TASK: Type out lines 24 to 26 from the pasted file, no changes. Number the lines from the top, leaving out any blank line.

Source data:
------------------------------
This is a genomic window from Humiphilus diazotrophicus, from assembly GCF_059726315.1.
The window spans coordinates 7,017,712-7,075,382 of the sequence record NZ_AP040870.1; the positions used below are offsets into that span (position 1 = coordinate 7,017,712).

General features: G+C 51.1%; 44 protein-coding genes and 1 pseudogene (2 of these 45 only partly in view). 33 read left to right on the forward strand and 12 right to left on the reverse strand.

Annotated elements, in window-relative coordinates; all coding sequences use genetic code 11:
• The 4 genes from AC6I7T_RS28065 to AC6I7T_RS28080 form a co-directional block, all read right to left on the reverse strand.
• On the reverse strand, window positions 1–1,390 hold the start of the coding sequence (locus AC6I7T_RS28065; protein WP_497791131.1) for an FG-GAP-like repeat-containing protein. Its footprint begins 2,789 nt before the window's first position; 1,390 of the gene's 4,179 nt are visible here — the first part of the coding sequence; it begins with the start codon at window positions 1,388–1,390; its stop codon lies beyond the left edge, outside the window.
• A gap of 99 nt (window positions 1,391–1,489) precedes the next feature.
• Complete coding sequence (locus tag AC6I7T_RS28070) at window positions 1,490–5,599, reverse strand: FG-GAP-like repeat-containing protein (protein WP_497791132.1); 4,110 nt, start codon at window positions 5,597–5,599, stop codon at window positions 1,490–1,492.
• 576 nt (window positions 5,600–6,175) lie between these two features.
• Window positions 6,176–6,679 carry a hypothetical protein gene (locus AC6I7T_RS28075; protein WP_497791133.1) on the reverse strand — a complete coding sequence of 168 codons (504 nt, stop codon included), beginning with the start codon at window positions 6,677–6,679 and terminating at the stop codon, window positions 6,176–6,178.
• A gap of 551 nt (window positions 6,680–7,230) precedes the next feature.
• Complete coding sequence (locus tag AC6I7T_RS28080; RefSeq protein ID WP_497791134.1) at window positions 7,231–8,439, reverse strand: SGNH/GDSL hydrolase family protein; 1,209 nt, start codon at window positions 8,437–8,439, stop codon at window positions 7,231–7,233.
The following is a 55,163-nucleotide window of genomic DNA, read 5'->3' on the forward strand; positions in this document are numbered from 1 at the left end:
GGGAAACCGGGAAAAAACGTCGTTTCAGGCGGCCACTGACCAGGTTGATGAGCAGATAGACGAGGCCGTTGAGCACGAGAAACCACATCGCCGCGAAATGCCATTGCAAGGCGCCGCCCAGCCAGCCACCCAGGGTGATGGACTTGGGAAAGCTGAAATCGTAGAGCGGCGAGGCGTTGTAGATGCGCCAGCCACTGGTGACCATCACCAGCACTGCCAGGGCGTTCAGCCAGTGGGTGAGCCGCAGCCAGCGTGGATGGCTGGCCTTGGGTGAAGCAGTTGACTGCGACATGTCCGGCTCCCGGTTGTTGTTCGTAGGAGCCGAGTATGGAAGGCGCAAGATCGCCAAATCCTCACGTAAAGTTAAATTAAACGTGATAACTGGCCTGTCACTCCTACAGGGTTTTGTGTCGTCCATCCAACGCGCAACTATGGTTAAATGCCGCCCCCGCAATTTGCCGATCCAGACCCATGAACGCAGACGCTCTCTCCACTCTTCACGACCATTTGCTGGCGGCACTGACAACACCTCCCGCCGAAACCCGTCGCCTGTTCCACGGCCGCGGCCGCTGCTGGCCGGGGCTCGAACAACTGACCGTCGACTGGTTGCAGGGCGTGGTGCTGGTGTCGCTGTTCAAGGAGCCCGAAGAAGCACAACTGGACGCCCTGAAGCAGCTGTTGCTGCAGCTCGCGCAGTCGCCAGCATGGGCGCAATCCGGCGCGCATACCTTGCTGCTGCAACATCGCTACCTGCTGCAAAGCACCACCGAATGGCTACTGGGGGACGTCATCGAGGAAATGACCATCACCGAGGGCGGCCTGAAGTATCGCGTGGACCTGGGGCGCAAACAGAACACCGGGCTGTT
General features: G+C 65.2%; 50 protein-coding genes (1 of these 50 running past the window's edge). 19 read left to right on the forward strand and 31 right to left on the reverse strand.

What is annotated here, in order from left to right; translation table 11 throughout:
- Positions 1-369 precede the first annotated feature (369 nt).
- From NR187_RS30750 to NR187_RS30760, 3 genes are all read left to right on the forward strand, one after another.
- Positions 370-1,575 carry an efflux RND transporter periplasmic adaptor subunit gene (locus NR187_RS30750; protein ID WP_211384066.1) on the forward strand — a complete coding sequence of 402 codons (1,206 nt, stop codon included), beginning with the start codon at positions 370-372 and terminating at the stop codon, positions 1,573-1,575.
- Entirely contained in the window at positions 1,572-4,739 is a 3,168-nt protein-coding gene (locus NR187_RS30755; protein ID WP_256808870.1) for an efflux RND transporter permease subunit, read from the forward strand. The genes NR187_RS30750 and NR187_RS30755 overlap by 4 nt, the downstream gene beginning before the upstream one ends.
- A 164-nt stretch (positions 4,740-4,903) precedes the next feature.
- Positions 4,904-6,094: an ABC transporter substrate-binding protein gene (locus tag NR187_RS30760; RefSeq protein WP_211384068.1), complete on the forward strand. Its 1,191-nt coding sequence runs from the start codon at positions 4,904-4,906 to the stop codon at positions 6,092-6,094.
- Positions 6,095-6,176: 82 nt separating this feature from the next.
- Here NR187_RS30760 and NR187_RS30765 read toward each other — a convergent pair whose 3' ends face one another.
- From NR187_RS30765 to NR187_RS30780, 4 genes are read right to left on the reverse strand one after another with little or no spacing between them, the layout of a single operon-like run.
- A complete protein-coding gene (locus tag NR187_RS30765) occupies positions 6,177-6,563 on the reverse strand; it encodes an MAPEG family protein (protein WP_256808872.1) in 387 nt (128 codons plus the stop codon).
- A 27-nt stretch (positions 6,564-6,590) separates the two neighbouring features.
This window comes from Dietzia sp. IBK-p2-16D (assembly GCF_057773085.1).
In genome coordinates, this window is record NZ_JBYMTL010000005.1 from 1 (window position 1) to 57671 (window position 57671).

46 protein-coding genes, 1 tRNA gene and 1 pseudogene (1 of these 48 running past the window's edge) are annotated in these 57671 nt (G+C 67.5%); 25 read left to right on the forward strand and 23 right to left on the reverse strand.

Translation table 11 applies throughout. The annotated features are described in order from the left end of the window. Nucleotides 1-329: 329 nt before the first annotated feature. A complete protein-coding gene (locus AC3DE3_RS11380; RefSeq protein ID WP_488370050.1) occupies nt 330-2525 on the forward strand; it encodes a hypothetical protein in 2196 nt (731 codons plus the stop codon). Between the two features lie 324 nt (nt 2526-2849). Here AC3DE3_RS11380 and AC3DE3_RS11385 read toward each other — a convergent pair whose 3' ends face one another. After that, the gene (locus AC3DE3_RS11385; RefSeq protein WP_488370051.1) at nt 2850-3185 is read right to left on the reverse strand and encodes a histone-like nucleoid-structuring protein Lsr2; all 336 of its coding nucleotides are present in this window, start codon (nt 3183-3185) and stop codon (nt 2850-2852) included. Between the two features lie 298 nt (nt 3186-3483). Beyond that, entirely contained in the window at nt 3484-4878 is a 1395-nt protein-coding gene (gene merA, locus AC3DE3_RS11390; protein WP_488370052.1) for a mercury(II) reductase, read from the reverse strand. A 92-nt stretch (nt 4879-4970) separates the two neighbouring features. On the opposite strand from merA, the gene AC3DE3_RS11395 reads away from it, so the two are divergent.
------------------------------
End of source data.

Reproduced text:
- Here NR187_RS30760 and NR187_RS30765 read toward each other — a convergent pair whose 3' ends face one another.
- From NR187_RS30765 to NR187_RS30780, 4 genes are read right to left on the reverse strand one after another with little or no spacing between them, the layout of a single operon-like run.
- A complete protein-coding gene (locus tag NR187_RS30765) occupies positions 6,177-6,563 on the reverse strand; it encodes an MAPEG family protein (protein WP_256808872.1) in 387 nt (128 codons plus the stop codon).